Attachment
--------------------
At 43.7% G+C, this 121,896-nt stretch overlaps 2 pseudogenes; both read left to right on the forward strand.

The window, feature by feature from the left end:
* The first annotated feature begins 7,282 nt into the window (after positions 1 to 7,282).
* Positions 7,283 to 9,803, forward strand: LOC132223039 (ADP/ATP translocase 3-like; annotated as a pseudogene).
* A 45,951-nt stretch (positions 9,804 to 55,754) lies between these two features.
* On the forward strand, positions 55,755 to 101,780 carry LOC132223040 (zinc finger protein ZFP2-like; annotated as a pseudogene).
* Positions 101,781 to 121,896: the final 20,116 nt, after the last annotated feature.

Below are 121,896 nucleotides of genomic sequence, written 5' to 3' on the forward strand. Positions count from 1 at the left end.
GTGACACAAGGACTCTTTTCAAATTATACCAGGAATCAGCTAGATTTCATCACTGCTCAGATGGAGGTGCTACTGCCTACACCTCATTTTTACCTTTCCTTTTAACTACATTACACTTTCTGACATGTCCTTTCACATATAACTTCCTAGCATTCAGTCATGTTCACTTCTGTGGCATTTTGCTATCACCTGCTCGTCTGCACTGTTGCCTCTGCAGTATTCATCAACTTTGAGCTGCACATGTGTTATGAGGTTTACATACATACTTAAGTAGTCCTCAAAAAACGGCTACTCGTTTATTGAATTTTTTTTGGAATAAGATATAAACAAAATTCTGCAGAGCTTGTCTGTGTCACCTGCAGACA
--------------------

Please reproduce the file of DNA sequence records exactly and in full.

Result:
At 43.7% G+C, this 121,896-nt stretch overlaps 2 pseudogenes; both read left to right on the forward strand.

The window, feature by feature from the left end:
* The first annotated feature begins 7,282 nt into the window (after positions 1 to 7,282).
* Positions 7,283 to 9,803, forward strand: LOC132223039 (ADP/ATP translocase 3-like; annotated as a pseudogene).
* A 45,951-nt stretch (positions 9,804 to 55,754) lies between these two features.
* On the forward strand, positions 55,755 to 101,780 carry LOC132223040 (zinc finger protein ZFP2-like; annotated as a pseudogene).
* Positions 101,781 to 121,896: the final 20,116 nt, after the last annotated feature.

Below are 121,896 nucleotides of genomic sequence, written 5' to 3' on the forward strand. Positions count from 1 at the left end.
GTGACACAAGGACTCTTTTCAAATTATACCAGGAATCAGCTAGATTTCATCACTGCTCAGATGGAGGTGCTACTGCCTACACCTCATTTTTACCTTTCCTTTTAACTACATTACACTTTCTGACATGTCCTTTCACATATAACTTCCTAGCATTCAGTCATGTTCACTTCTGTGGCATTTTGCTATCACCTGCTCGTCTGCACTGTTGCCTCTGCAGTATTCATCAACTTTGAGCTGCACATGTGTTATGAGGTTTACATACATACTTAAGTAGTCCTCAAAAAACGGCTACTCGTTTATTGAATTTTTTTTGGAATAAGATATAAACAAAATTCTGCAGAGCTTGTCTGTGTCACCTGCAGACA